Mark Horowitz Recipient Of Computer Architecture Award
Written by Sue Gee   
Friday, 24 June 2022

The 2022 ACM Eckert-Mauchly Award has been awarded to Mark Horowitz who pioneered the DRAM Interface and whose insights at the intersection of architecture and circuits have had a profound influence.

Eckert Mauchly banner Administered jointly by ACM and IEEE Computer Society, this  annual award of $5,000 recognizes contributions to computer and digital systems architecture and combined hardware-software design. It is named after John Presper Eckert and John William Mauchly, who collaborated on the design and construction of one of the very first computers - ENIAC (Electronic Numerical Integrator and Computer) completed in 1947. You can discover their story in Eckert & Mauchly and ENIAC.

The citation for the 2022  Eckert-Mauchly Award reads:

“For contributions to  microprocessor memory systems"

and its recipient is Mark Horowitz who is the Yahoo! Founders Professor in the School of Engineering and Professor of Computer Science at Stanford University. His current interests include applying electrical engineering and computer science analysis methods to problems in neuro and molecular biology as well as creating new agile design methodologies for analog and digital VLSI circuits. Horowitz also co-founded the company Rambus, Inc., which designs high-bandwidth memory interface technology.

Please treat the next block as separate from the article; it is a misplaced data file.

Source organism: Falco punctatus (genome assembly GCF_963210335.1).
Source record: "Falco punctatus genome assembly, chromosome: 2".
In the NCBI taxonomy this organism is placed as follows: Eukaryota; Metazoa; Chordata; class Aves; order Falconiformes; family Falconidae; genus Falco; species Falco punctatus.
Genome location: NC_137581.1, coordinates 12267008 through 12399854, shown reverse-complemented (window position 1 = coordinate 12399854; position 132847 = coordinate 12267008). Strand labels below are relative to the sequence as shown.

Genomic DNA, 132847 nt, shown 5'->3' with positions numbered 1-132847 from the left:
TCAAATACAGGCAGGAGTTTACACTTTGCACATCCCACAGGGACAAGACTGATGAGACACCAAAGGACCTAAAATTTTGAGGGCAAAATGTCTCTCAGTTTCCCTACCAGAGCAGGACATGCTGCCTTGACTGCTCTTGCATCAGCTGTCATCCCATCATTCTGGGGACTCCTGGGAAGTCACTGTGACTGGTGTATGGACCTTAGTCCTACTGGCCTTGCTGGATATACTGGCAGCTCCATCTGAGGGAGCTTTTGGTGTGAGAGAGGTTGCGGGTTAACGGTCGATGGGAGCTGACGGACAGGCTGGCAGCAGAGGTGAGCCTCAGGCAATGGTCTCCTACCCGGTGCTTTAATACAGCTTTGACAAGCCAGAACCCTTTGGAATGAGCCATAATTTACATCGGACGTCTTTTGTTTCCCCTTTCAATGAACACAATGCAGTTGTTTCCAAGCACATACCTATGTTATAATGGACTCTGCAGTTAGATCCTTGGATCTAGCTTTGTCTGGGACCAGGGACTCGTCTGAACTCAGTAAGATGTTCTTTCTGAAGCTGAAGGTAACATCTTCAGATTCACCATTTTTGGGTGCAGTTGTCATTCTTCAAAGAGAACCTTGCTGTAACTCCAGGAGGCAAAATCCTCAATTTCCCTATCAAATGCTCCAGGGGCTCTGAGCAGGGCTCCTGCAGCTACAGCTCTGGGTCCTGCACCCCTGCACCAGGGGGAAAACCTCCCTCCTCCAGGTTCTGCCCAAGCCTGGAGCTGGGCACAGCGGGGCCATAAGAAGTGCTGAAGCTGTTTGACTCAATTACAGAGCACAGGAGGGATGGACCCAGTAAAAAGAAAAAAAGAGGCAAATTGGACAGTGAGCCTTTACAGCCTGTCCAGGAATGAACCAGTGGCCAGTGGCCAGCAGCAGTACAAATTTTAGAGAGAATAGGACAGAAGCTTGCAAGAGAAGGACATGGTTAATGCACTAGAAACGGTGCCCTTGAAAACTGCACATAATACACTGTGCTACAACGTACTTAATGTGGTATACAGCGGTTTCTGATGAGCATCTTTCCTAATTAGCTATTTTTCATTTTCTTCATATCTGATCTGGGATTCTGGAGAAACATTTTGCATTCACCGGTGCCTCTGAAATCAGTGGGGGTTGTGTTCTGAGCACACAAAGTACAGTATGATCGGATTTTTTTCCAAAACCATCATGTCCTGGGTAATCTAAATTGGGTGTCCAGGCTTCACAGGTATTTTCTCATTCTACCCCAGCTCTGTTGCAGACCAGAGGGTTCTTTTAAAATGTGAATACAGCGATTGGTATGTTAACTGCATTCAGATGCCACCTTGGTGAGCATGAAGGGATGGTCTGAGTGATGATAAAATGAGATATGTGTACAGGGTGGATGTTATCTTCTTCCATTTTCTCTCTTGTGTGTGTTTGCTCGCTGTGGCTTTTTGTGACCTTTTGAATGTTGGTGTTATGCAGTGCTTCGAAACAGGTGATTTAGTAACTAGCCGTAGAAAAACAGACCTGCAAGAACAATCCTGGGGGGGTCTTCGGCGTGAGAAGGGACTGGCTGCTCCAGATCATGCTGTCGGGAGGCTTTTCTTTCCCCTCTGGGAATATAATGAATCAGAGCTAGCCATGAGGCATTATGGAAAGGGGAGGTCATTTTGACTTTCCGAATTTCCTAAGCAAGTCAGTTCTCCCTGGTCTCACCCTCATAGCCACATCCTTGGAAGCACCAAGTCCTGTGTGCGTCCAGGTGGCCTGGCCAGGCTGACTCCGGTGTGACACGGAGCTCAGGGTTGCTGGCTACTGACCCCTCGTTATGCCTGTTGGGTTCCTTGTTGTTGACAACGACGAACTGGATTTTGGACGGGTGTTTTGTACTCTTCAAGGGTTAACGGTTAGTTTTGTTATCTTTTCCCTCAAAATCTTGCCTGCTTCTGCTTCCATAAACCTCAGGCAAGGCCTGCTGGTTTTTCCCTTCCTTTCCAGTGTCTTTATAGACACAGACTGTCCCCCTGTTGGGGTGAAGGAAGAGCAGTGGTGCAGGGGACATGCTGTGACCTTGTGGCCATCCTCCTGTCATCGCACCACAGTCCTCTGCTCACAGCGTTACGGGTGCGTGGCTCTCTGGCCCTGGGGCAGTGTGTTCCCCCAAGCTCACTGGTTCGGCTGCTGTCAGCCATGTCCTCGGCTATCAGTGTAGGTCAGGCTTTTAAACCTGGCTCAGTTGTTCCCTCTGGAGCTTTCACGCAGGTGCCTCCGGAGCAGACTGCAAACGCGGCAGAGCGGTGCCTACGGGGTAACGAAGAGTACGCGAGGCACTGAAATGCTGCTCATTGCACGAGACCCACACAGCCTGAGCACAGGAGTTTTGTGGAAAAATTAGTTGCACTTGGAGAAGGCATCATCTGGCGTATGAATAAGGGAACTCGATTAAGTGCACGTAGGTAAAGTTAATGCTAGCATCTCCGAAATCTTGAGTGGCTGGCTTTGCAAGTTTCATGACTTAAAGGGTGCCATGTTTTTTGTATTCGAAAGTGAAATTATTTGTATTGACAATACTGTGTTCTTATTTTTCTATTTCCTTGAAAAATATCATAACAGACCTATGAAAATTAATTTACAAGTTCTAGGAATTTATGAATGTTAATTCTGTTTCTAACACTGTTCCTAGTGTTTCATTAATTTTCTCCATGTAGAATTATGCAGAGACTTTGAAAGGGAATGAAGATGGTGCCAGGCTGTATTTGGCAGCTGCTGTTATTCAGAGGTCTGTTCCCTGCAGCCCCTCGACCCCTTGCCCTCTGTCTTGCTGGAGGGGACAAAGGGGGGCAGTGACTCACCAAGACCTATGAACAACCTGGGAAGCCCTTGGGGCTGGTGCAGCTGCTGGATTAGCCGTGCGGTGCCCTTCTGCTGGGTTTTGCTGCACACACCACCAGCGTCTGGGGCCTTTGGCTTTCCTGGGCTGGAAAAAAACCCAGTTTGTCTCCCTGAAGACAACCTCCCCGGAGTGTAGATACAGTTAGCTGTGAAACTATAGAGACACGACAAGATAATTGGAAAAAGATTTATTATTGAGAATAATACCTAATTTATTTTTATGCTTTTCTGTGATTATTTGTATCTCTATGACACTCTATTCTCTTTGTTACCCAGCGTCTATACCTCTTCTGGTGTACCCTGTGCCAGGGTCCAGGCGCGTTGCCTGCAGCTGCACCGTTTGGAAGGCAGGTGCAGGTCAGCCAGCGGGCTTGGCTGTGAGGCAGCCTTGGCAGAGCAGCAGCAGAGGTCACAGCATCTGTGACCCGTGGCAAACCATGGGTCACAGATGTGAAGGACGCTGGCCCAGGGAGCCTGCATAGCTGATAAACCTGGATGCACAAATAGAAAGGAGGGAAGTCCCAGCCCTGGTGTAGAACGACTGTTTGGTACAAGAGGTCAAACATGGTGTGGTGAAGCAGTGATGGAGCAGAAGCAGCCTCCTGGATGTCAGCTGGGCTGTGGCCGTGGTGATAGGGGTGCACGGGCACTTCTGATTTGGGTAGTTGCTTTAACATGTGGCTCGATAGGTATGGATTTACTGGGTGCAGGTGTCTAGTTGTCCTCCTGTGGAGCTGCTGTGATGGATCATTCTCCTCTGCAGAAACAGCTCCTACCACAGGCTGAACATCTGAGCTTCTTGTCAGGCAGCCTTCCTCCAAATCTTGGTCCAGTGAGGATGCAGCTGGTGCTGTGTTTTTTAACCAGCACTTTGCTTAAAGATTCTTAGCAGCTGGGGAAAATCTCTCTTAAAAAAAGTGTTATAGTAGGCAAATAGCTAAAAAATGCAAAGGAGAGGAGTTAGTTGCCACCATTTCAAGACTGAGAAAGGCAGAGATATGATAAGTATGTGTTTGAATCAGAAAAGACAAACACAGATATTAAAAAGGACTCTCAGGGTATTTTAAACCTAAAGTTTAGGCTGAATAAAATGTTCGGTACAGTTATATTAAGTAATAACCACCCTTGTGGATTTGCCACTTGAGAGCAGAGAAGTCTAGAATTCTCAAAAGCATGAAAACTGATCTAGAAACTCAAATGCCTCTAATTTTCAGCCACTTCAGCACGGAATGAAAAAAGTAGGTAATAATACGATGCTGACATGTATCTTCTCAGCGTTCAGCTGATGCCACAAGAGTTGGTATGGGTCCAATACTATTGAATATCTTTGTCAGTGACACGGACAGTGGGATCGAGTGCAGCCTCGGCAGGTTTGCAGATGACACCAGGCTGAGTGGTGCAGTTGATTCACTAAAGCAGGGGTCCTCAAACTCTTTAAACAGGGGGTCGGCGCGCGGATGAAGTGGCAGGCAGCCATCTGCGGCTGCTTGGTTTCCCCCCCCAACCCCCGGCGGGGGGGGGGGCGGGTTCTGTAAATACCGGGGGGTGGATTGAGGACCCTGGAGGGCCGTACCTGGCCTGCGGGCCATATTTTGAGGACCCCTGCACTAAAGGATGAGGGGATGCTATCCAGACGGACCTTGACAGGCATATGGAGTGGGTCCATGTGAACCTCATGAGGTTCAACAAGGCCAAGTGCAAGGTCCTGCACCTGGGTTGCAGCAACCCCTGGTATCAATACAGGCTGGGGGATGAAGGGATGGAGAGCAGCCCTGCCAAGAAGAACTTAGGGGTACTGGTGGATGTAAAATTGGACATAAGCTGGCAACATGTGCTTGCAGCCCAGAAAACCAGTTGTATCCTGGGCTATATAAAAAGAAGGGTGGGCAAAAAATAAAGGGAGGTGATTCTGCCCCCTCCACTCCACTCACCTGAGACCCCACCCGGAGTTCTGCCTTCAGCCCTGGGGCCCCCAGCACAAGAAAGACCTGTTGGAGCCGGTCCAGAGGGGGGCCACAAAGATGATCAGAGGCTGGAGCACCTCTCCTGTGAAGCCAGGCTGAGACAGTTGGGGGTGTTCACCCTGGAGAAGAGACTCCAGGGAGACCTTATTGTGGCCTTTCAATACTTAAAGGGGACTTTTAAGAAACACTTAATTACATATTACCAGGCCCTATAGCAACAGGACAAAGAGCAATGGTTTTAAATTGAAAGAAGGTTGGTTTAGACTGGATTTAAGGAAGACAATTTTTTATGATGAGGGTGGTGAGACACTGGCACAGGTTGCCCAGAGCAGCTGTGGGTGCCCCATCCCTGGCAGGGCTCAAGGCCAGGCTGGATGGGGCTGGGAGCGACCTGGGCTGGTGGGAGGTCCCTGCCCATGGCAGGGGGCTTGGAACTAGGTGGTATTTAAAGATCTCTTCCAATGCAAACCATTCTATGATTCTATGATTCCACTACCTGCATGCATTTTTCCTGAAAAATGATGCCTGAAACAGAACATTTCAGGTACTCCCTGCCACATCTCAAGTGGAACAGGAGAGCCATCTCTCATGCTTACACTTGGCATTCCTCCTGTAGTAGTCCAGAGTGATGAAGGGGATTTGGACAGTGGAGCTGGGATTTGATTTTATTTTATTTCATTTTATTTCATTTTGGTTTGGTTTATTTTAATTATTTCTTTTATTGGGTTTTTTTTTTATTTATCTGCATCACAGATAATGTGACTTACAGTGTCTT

Mark Horowitz

Horowitz was the first to identify the processor to dynamic random-access memory (DRAM) interface as a key bottleneck that required architecture and circuit optimization. He pioneered high-bandwidth DRAM interfaces. In addition, modern DRAM interfaces such as SDDR and LPDDR were strongly influenced by his techniques.

In the 1990s, Horowitz was also a major contributor to the DASH and FLASH projects, which explored scalable methods for implementing cache coherency using directories rather than snooping protocols. Today almost all cache-coherent multiprocessors rely on such directory mechanisms either within or across multicores. 

Horowitz demonstrated the growing importance of wire delay in systems with large memories through his landmark paper, “The Future of Wires” in 2001. He also pioneered work in Smart Memories, an early work customizing memory as well as processors; many of today’s domain-specific architectures build on this concept.

Horowitz was formally recognized at the ACM/IEEE International Symposium on Computer Architecture (ISCA), which was held June 18-22, 2022 microprocessor memory systems.

More Information

2022 ACM - IEEE CS Eckert-Mauchly Award

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Last Updated ( Friday, 24 June 2022 )